Android users have long had an issue with updates for their phones, something that Google has not found a way to fix despite all its efforts. Now, it looks like Google might finally have an answer to the problem of Android fragmentation called Project Treble.
What’s happened to Google is that the updating of Android OS is not very good. The newest version, Nougat, is only on 7% of all Android phones. More users are using Jelly Bean, meaning that any new features or functions that app developers can utilize are kind of useless. Also, if you think about the recent ransomware attack on Windows PC, it is important for users to have the latest updates for their security.
Why Project Treble?
Fragmentation happened to Google and not Apple as Android is on so many devices across so many manufacturers and uses a range of chipsets. With each update, manufacturers had to rewrite the Android code to work with their hardware. Something that didn’t seem to happen in the way Google would have liked it.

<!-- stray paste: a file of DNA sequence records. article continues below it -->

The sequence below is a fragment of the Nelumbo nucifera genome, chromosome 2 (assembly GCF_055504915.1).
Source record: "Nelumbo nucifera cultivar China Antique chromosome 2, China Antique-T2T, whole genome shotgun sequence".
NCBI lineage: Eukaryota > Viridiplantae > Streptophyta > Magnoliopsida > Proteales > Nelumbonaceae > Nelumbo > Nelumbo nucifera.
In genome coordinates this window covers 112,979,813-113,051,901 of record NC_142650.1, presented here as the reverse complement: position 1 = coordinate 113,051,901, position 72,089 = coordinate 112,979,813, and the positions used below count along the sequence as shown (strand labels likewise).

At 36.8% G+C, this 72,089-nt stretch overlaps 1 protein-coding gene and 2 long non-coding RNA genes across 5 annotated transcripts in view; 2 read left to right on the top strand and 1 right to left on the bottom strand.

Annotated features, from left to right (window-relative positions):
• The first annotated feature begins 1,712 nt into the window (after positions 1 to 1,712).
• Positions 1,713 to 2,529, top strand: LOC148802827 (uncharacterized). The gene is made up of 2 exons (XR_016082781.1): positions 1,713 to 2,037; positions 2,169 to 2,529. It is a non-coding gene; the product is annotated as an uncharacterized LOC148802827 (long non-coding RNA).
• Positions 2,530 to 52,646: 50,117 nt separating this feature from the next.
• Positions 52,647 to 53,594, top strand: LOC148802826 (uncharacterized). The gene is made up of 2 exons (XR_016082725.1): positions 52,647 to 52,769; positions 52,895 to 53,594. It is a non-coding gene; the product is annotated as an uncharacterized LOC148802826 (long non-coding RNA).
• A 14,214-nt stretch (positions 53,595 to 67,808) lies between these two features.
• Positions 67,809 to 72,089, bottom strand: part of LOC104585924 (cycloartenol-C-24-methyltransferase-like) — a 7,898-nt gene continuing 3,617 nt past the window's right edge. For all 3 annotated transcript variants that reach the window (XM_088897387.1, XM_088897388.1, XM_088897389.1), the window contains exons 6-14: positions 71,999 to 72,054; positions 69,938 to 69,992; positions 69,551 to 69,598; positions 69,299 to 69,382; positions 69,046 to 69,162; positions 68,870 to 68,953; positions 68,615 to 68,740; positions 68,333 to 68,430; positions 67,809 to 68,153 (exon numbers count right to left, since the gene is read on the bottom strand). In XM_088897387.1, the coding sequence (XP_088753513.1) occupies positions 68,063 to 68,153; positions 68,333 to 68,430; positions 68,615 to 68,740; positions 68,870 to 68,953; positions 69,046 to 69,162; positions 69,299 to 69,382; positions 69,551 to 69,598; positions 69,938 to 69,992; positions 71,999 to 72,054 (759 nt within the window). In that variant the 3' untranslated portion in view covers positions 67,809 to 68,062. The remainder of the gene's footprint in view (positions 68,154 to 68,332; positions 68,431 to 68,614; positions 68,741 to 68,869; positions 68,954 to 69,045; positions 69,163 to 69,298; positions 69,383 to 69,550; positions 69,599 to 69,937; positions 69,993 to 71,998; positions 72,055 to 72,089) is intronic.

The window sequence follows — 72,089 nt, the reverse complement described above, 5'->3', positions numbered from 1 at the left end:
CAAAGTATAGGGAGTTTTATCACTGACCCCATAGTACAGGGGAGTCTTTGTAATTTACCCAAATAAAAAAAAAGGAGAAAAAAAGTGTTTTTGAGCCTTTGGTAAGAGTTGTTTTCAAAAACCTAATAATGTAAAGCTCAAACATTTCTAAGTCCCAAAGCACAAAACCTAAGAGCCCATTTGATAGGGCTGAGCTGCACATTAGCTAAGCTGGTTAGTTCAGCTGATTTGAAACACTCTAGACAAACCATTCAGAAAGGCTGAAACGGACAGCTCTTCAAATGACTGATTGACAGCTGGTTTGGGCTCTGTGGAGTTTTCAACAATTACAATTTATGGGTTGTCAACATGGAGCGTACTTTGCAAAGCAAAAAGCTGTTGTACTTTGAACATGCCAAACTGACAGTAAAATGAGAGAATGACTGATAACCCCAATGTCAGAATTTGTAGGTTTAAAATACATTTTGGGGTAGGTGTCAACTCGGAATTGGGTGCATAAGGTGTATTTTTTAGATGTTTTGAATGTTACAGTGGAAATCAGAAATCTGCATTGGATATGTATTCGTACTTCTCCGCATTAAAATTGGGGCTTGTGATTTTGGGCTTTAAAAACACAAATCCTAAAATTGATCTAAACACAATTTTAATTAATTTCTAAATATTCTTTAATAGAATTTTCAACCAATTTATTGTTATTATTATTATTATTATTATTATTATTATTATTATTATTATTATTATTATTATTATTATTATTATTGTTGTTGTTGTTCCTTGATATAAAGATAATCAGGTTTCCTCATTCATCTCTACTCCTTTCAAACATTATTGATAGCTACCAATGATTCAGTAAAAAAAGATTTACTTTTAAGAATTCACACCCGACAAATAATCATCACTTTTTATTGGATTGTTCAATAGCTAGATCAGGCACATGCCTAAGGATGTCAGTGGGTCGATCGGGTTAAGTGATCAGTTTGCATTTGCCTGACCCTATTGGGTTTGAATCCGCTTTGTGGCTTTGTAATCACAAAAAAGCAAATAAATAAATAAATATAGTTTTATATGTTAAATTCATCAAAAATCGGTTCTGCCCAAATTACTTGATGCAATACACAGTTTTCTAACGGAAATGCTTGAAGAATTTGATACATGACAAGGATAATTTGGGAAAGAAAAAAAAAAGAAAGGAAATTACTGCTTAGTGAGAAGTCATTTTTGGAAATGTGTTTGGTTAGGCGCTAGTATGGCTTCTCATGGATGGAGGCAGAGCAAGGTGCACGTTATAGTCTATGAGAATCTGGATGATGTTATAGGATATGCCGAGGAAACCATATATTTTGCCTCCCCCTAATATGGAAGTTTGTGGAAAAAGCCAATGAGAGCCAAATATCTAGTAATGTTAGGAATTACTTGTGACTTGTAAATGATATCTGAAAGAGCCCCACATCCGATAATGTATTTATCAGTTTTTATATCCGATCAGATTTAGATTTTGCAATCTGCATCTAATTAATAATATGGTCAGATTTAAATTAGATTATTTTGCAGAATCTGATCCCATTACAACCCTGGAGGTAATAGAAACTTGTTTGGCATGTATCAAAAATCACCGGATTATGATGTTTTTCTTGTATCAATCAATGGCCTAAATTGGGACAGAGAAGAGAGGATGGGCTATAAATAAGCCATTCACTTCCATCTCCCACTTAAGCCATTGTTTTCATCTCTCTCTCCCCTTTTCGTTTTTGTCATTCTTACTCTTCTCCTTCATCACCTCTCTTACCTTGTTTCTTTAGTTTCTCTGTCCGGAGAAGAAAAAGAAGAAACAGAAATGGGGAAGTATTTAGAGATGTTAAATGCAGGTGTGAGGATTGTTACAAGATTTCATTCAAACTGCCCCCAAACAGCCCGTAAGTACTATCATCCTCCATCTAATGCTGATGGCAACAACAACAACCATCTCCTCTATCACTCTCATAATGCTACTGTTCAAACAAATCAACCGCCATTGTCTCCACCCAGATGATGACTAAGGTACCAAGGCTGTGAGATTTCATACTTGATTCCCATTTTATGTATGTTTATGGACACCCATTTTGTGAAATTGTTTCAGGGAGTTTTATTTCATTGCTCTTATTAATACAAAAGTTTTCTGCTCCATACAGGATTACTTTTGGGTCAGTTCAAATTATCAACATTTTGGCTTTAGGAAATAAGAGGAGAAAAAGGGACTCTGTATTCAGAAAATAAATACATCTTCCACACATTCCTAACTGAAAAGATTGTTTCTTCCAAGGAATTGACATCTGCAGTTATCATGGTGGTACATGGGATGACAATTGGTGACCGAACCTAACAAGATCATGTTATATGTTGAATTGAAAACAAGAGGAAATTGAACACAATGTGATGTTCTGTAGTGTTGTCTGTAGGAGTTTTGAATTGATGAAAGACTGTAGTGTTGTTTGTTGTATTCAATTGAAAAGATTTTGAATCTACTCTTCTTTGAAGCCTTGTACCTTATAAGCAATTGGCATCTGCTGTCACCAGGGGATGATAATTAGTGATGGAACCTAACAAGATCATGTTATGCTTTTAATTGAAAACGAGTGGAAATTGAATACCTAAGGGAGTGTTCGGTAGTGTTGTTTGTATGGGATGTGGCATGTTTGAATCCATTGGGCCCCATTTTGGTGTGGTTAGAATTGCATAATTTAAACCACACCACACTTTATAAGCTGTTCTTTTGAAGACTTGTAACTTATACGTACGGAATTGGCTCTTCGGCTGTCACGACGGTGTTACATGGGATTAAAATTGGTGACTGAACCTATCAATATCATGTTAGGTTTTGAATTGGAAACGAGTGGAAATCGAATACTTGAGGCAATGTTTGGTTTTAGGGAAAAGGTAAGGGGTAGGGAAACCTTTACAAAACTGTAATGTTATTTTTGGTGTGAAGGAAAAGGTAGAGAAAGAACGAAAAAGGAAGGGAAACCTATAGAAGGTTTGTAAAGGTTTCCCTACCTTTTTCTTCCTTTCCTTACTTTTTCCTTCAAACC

Project Treble will allow Google to create the Android code and a company such as Samsung or HTC to rewrite the code to suit their hardware. The companies will not need to wait for a chip partner to send updates before implementing the upgrade.
An Old Process
The standard procedure for Android updates did not force anyone to rewrite the code updates in a hurry. Google would release the open source code. Silicon manufacturers were expected to change the release to their specific hardware.
The next step was for the phone maker to then modify the code modified by the silicon company for their device. Then, the version is finally tested and certified for release.
The New Process
As you can read, this process is long and convoluted. Google learned from its apps that consistency is important. To aid developers, a compatibility program called Compatibility Definition Document (CDD) and Compatibility Test Suite (CTS) for Developer APIs. This idea inspired Project Treble’s new vendor interface called Vendor Test Suite (VTS).
Google want the next iteration of Android, Android O, to be on as many devices as possible. For developers, they will know that the apps they use will be on the updated OS. For users, their devices will have up to date software without having to wait years. For manufacturers, they will not have to rewrite code always to keep up with updates.